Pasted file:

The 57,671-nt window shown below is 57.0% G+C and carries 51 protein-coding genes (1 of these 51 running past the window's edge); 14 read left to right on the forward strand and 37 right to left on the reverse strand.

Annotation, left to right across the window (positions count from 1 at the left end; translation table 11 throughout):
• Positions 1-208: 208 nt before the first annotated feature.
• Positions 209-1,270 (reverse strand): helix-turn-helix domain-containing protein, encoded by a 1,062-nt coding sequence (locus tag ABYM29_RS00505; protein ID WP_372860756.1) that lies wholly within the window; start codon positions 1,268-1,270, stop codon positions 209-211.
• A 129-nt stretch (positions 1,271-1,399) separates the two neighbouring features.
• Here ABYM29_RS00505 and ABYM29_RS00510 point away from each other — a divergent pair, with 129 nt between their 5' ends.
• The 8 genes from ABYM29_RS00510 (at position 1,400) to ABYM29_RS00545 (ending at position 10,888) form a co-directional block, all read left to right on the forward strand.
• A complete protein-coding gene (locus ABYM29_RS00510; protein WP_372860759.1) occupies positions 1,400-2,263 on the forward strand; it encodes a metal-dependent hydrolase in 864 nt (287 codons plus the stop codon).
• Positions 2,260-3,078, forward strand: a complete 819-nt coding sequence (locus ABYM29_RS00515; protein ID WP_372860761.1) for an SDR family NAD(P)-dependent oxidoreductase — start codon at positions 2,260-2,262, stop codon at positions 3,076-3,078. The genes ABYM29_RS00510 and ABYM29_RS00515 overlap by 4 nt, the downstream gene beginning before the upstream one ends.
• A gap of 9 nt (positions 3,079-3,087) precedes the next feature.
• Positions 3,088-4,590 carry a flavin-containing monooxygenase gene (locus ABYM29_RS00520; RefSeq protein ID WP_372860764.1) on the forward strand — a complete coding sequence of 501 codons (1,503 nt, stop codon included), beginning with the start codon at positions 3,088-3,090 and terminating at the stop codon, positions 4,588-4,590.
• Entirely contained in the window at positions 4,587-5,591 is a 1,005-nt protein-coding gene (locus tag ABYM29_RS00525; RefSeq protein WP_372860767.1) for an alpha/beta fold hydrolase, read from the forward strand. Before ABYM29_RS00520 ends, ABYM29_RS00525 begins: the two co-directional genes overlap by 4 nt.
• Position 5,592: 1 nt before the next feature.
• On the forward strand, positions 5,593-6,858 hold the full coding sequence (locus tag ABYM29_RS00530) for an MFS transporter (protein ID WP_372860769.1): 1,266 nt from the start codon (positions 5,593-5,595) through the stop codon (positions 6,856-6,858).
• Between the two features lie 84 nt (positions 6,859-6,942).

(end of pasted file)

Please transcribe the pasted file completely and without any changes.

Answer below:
The 57,671-nt window shown below is 57.0% G+C and carries 51 protein-coding genes (1 of these 51 running past the window's edge); 14 read left to right on the forward strand and 37 right to left on the reverse strand.

Annotation, left to right across the window (positions count from 1 at the left end; translation table 11 throughout):
• Positions 1-208: 208 nt before the first annotated feature.
• Positions 209-1,270 (reverse strand): helix-turn-helix domain-containing protein, encoded by a 1,062-nt coding sequence (locus tag ABYM29_RS00505; protein ID WP_372860756.1) that lies wholly within the window; start codon positions 1,268-1,270, stop codon positions 209-211.
• A 129-nt stretch (positions 1,271-1,399) separates the two neighbouring features.
• Here ABYM29_RS00505 and ABYM29_RS00510 point away from each other — a divergent pair, with 129 nt between their 5' ends.
• The 8 genes from ABYM29_RS00510 (at position 1,400) to ABYM29_RS00545 (ending at position 10,888) form a co-directional block, all read left to right on the forward strand.
• A complete protein-coding gene (locus ABYM29_RS00510; protein WP_372860759.1) occupies positions 1,400-2,263 on the forward strand; it encodes a metal-dependent hydrolase in 864 nt (287 codons plus the stop codon).
• Positions 2,260-3,078, forward strand: a complete 819-nt coding sequence (locus ABYM29_RS00515; protein ID WP_372860761.1) for an SDR family NAD(P)-dependent oxidoreductase — start codon at positions 2,260-2,262, stop codon at positions 3,076-3,078. The genes ABYM29_RS00510 and ABYM29_RS00515 overlap by 4 nt, the downstream gene beginning before the upstream one ends.
• A gap of 9 nt (positions 3,079-3,087) precedes the next feature.
• Positions 3,088-4,590 carry a flavin-containing monooxygenase gene (locus ABYM29_RS00520; RefSeq protein ID WP_372860764.1) on the forward strand — a complete coding sequence of 501 codons (1,503 nt, stop codon included), beginning with the start codon at positions 3,088-3,090 and terminating at the stop codon, positions 4,588-4,590.
• Entirely contained in the window at positions 4,587-5,591 is a 1,005-nt protein-coding gene (locus tag ABYM29_RS00525; RefSeq protein WP_372860767.1) for an alpha/beta fold hydrolase, read from the forward strand. Before ABYM29_RS00520 ends, ABYM29_RS00525 begins: the two co-directional genes overlap by 4 nt.
• Position 5,592: 1 nt before the next feature.
• On the forward strand, positions 5,593-6,858 hold the full coding sequence (locus tag ABYM29_RS00530) for an MFS transporter (protein ID WP_372860769.1): 1,266 nt from the start codon (positions 5,593-5,595) through the stop codon (positions 6,856-6,858).
• Between the two features lie 84 nt (positions 6,859-6,942).